Many of Krauni’s friends who were in Eretz Yisroel were drafted immediately. As a patriot, he wanted to take the next plane out so he could join his unit.
“My Lubavitcher host begged me not to do anything without asking the Rebbe for a bracha. I wrote a letter about my desire to return to Eretz Yisroel immediately. I also included the names of some of my friends whom I knew had been drafted. I asked the Rebbe to pray that they return safely.
“The answer, received that same day, was written on my letter. The secretary showed me where the Rebbe had written and explained the answer: As far as flying, the Rebbe said not to change my plans, i.e. not to leave. The Rebbe also marked the names I had submitted for a bracha and wrote that he would pray for them at his father-in- law’s grave.
“The secretary pointed out that one of the names was not included in the Rebbe’s bracha. I did not know what this signified.

“I wasn’t a Chassid at the time and I was barely religious. I considered the Rebbe telling me not to leave merely a recommendation. I wanted to leave for the airport but the people I was staying with did not let me go. I was later able to thank them for this, because within a short time I understood how prophetic the Rebbe was.

“I found out that the friend the Rebbe had excluded from his bracha had been killed on the first day of the war. At that point, even his parents did not know about this. A few days went by before those who bring back the casualties were able to do so, but the Lubavitcher Rebbe in Brooklyn knows what is going on with every Jew. When things clicked in my mind, I shuddered and began to comprehend that the Rebbe is not just another rabbinic figure, but a man of G-d.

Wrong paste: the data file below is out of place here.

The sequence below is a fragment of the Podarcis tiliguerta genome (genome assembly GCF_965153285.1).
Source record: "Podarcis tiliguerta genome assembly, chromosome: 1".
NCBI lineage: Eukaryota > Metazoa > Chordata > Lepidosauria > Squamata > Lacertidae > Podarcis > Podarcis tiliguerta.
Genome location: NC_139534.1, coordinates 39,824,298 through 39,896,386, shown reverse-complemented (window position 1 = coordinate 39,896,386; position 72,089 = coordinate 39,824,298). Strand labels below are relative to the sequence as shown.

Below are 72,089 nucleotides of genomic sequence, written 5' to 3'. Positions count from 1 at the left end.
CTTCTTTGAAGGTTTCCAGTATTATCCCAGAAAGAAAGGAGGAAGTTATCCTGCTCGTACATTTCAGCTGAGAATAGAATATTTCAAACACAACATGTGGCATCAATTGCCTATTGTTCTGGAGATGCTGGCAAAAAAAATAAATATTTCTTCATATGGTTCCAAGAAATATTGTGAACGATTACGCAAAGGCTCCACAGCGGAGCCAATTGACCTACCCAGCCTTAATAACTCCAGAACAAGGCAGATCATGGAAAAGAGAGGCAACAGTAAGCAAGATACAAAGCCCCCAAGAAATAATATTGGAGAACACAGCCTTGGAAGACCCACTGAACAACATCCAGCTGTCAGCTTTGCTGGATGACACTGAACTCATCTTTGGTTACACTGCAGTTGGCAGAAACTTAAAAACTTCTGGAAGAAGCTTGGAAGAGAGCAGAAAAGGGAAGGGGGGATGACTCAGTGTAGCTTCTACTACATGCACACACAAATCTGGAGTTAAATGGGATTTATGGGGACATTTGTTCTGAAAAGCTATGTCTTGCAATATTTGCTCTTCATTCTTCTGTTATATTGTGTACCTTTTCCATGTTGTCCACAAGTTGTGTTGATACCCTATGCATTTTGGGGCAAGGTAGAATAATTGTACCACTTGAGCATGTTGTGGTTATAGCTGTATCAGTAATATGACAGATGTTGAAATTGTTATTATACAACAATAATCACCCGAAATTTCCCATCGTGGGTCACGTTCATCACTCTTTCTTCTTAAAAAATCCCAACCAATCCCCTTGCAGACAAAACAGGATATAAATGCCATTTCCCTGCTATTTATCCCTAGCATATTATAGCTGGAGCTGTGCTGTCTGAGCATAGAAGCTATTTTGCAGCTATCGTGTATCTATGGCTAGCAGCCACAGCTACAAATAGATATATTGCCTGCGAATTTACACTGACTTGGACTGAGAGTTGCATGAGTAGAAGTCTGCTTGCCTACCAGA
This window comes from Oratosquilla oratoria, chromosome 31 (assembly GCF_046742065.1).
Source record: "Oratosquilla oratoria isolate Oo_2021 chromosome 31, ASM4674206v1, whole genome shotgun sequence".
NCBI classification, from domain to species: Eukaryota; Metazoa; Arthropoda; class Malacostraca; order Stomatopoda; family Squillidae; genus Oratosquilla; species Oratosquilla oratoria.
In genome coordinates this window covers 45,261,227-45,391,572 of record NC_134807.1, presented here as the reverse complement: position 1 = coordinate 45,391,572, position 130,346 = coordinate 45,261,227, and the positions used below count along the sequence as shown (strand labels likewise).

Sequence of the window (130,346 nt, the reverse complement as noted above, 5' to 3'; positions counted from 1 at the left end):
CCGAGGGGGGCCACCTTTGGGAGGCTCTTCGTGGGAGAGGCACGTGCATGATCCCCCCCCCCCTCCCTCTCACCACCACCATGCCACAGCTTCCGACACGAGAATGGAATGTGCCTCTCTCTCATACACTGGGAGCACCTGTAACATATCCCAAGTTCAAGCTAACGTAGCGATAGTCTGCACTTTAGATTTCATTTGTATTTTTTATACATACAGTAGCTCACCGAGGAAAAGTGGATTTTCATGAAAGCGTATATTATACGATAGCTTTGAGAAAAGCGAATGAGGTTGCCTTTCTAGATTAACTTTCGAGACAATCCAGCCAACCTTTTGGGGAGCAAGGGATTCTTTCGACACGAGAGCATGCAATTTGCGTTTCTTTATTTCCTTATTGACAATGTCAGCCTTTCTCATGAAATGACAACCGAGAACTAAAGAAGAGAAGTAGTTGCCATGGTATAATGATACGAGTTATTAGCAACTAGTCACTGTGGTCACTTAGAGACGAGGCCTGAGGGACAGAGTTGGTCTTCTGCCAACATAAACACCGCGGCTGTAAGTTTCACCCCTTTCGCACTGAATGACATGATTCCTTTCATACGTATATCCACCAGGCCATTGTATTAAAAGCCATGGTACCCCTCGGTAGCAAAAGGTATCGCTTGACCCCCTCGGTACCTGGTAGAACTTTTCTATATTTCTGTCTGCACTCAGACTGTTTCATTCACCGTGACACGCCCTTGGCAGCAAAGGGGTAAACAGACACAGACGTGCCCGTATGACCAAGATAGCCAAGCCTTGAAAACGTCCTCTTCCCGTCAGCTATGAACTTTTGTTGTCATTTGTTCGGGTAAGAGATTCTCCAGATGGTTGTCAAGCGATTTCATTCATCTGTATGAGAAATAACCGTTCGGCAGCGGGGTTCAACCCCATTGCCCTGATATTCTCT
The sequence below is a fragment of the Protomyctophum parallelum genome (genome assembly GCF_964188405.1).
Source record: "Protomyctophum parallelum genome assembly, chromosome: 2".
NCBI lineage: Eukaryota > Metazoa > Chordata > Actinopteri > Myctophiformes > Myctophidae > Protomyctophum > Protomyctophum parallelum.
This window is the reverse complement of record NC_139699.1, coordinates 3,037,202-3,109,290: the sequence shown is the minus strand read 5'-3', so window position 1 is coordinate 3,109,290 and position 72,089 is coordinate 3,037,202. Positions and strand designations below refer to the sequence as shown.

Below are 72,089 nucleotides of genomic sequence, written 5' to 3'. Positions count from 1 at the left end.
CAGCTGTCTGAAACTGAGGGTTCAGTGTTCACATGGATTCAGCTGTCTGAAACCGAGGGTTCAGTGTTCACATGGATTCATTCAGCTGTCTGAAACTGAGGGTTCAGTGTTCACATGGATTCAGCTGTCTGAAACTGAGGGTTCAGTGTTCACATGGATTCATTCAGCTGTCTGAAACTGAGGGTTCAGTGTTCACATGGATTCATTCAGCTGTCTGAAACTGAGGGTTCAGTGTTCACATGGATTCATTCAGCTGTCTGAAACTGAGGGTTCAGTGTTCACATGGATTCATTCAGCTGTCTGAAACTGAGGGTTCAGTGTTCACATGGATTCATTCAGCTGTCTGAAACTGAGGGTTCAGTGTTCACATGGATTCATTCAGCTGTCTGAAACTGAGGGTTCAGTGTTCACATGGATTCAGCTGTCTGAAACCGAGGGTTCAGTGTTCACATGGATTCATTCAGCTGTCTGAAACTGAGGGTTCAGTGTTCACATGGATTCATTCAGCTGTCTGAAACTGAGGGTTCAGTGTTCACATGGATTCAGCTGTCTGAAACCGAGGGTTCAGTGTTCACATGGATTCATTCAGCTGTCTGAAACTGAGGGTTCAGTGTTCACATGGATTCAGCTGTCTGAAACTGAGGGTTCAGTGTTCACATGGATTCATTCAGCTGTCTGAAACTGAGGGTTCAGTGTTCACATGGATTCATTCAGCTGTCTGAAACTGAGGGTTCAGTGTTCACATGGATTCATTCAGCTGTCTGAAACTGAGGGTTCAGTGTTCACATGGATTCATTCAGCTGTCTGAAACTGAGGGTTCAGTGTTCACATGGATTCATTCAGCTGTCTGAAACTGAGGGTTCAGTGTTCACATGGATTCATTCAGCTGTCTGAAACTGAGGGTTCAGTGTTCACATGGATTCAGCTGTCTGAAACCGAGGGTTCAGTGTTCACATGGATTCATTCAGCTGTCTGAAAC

“It’s not that I became a Chassid; my getting more involved with religion was a slow process. But I began going to 770 more often and committed to doing mitzvos that I hadn’t done before.”

“When Tishrei was over, my hosts arranged a private meeting for me with the Rebbe. I had some questions regarding my wife-to-be. We had met a while before and I asked the Rebbe if she was my intended wife. The Rebbe said yes and blessed us to establish a Jewish home. This bracha has stood by us and we are now happily married for forty years.

“In that encounter with the Rebbe, I noticed that there was a large pile of papers on the desk. I was amazed when the Rebbe was able to pull out the paper I had submitted to him and he answered all my questions.”

After a year and a half, Krauni returned to Eretz Yisroel and married. The couple settled in Yavne. He says that although he did not take on a life of Torah and mitzvos all at once, he owes the entire process and where he is at today to the Lubavitcher Rebbe. “What I saw there was absolutely incredible.”

Twenty years ag6 he founded the kollel “Oz V’Hadar” which he runs. “We have a group of twenty men who learn here and we provide for their needs.”
Krauni only has the highest praise for the work of the shaliach in his city, R’ Lerer, whom he calls a close friend. “When he came to this city, our kollel was his first stop and the Chabad house activities were launched from the kollel.”


Reprinted from Beis Moshiach Magazine - 17 Teves 5774